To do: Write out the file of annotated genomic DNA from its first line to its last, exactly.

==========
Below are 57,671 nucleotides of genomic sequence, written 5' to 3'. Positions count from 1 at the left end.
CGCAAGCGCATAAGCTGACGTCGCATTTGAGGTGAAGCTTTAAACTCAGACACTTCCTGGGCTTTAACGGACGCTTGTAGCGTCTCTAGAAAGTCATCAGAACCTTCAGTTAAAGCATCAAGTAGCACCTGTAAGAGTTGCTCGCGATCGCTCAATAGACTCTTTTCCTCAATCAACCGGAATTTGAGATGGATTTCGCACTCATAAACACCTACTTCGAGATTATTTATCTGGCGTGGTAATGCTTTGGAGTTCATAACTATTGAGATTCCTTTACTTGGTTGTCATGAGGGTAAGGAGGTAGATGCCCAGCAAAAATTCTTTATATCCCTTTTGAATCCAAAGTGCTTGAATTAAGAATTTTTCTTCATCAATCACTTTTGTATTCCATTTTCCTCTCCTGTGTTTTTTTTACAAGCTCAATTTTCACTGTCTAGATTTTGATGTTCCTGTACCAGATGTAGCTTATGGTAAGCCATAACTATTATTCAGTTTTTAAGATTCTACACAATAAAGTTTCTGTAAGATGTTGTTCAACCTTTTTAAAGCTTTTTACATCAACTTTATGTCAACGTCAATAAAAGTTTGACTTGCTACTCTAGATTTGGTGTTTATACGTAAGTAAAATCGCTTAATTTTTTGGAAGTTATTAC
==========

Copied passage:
Below are 57,671 nucleotides of genomic sequence, written 5' to 3'. Positions count from 1 at the left end.
CGCAAGCGCATAAGCTGACGTCGCATTTGAGGTGAAGCTTTAAACTCAGACACTTCCTGGGCTTTAACGGACGCTTGTAGCGTCTCTAGAAAGTCATCAGAACCTTCAGTTAAAGCATCAAGTAGCACCTGTAAGAGTTGCTCGCGATCGCTCAATAGACTCTTTTCCTCAATCAACCGGAATTTGAGATGGATTTCGCACTCATAAACACCTACTTCGAGATTATTTATCTGGCGTGGTAATGCTTTGGAGTTCATAACTATTGAGATTCCTTTACTTGGTTGTCATGAGGGTAAGGAGGTAGATGCCCAGCAAAAATTCTTTATATCCCTTTTGAATCCAAAGTGCTTGAATTAAGAATTTTTCTTCATCAATCACTTTTGTATTCCATTTTCCTCTCCTGTGTTTTTTTTACAAGCTCAATTTTCACTGTCTAGATTTTGATGTTCCTGTACCAGATGTAGCTTATGGTAAGCCATAACTATTATTCAGTTTTTAAGATTCTACACAATAAAGTTTCTGTAAGATGTTGTTCAACCTTTTTAAAGCTTTTTACATCAACTTTATGTCAACGTCAATAAAAGTTTGACTTGCTACTCTAGATTTGGTGTTTATACGTAAGTAAAATCGCTTAATTTTTTGGAAGTTATTAC